Friday, August 21, 2009

The mini-church and the megachurch

I've been doing some thinking lately about the American church (unusual for me, I know) and wondering whether or not it has been good for American Christianity. Now please understand, I am trying to be as objective as possible here, since I am not a mega-church pastor and most likely never will be, so I am concerned that people not hear my words as proceeding out of envy and jealousy. But since we tend to assume that large church = good church, I want to offer some research that may support my conclusion that we aren't necessarily benefiting as the Body of Christ from the rise of the megachurch.

The overall growth of the American church has flatlined during precisely the same period as more and more megachurches get planted and the existing ones grow ever larger. At a very minimum, this is an interesting correlation. According to the 2008 American Religious Identification Survey of 50,000 adults, the number of people who self-identify as Christians has dropped 10 points (from 86% to 76%) between 1990 and 2008, while the number who identify with the category "No Religious Affiliation" has nearly doubled (to 15% from 8%) over the same period. Meanwhile, the percentage of people who identify as Born-Again/Evangelical has remained constant at roughly 34% (of a much larger population). Which means that there has been a fall-off among nominal Christians, but no increase in true Christians above the rate of population growth.

According to the research published in Natural Church Development (p. 46-48), the smallest churches won the most converts (percentage-wise) and evangelistic effectives declines precipitously in direct correlation to an increase in attendance. For example, over a five year period, the average church with less than 100 worshippers (i.e., average 51 people in attendance) won 32 people to Christ. By contrast, the average church of 100-200 people also won 32 people, churches with between 200-300 won 39 people, and churches with 300-400 won an average of 25. Capping this off, megachurches (avg. attendance 2856) won just 112 people in the last five years. This means that, while in raw numbers, a single megachurch won 2x the number of people as a single "mini-church," they did so while being an average of 56x larger. So, the mini-church is 16x more effective at reaching people than the megachurch. To really break it down, if we broke up the average megachurch of 2,856 people into 56 "mini-churches" of 51 people, then over a five year period, 1,792 people would be reached vs. 112 for them if they remain assembled as one megachurch.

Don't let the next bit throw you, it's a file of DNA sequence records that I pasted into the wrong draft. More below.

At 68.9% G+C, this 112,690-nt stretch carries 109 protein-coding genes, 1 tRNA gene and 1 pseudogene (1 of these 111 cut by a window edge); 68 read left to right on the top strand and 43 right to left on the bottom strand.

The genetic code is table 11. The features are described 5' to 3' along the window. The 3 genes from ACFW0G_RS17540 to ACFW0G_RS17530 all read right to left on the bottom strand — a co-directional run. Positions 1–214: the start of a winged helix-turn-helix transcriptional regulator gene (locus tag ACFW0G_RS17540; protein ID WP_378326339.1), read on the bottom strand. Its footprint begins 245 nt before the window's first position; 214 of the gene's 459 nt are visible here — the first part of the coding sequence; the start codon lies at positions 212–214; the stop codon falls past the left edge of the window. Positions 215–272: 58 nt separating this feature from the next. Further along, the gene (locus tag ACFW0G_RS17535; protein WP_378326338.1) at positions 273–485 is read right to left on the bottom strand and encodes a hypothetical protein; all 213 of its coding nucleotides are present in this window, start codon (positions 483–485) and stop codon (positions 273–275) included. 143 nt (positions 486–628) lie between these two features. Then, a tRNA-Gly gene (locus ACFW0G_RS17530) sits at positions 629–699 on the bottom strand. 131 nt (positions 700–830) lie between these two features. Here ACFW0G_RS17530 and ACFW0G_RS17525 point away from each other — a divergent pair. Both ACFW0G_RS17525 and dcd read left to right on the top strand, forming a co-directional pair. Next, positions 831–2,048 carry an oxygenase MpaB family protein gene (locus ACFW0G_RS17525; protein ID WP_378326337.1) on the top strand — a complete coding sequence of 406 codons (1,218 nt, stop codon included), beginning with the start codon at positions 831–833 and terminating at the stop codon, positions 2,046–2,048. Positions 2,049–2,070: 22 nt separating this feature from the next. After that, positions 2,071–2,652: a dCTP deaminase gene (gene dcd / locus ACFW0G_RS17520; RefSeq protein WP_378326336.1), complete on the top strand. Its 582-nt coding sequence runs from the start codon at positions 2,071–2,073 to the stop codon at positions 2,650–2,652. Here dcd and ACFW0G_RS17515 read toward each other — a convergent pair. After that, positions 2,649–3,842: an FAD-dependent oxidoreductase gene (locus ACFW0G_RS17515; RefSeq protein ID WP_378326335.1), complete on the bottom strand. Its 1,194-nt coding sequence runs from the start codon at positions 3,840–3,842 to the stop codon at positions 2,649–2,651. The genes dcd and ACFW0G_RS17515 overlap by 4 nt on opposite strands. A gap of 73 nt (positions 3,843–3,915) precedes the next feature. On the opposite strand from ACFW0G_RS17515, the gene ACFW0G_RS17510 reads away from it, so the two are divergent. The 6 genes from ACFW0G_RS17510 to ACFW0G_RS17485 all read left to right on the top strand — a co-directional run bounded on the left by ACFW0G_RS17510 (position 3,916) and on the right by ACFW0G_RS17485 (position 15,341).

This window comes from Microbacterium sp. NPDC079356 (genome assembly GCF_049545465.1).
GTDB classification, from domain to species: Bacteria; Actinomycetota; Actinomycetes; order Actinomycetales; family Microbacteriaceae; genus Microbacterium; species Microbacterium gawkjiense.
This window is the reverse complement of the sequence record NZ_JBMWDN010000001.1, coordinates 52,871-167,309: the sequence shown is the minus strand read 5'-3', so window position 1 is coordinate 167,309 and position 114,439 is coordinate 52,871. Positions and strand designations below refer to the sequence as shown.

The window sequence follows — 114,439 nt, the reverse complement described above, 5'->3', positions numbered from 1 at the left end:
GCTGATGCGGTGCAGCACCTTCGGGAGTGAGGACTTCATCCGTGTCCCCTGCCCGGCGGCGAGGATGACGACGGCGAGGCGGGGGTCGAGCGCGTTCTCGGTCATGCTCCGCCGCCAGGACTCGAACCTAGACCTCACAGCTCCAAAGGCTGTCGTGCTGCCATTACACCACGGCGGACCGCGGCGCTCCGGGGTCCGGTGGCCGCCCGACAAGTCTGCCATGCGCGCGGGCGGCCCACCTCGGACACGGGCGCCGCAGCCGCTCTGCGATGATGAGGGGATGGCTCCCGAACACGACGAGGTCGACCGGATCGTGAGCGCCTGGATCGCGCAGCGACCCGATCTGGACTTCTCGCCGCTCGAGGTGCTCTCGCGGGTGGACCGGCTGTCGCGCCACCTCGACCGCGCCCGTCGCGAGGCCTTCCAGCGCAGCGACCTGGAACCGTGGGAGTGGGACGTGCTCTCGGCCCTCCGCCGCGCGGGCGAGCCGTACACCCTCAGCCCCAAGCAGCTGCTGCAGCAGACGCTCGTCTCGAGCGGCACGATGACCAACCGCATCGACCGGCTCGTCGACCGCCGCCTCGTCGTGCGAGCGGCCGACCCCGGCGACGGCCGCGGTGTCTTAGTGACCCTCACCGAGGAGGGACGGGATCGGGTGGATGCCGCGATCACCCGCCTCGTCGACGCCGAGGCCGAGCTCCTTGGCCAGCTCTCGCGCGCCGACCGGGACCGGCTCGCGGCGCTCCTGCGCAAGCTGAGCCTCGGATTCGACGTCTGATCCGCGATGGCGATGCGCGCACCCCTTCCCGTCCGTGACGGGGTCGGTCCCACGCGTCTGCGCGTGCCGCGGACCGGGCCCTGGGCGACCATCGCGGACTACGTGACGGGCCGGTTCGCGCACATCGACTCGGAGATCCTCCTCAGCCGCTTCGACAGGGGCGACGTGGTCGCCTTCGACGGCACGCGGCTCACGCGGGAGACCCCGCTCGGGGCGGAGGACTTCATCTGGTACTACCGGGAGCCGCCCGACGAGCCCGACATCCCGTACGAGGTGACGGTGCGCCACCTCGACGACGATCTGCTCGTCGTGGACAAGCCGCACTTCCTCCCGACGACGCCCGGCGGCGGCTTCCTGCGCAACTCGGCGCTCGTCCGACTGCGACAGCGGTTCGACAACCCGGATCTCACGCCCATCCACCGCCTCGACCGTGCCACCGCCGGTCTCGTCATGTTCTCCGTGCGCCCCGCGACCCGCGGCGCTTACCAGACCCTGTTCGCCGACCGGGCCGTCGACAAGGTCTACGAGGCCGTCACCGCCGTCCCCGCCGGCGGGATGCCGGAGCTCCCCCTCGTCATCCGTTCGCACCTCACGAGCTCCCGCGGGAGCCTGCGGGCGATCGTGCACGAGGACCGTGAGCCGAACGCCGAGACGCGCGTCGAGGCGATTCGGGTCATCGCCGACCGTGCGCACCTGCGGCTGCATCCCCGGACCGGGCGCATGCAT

All of these stats and figures seem to say this: Perhaps our American assumption that bigger = better is wrong. Perhaps by growing larger, what we have accomplished is simply an increase in the number of people who can be passive Christians who don't reach their neighbors and friends with the Gospel. Perhaps we are due for a reconsideration of our basic assumption that the best way to reach lost people is by aggregating as many of them into a room to hear an evangelistic message as we can. I know these things cut cross-grain with our evangelical heritage and American culture, but maybe those things are inhibiting, rather than contributing to, the expansion of God's kingdom in America. Maybe we need to have the vision to think small if we want God's kingdom to be large?


Glenn E. Chatfield said...

I've learned over the years the adage, "What you win them with is what you win them to."

The mega-churches seem to all be trying to win people with entertainment and feel-good preaching, rather than solid exegetical teaching followed with Christian worldview teaching. So when you attend a self-focused worship service where it is mostly about how "I" feel, then you're not going to have much success in winning people for Christ.

The Bullhorn said...

I think oftentimes in the megachurch movement what we have is the fabulous execution of a flawed strategy, whereas often in the "normal church" we have the poor execution of a great strategy. It would be great if we could get evangelistic effectiveness combined with passionate devotion to Christ. Too often its one or the other...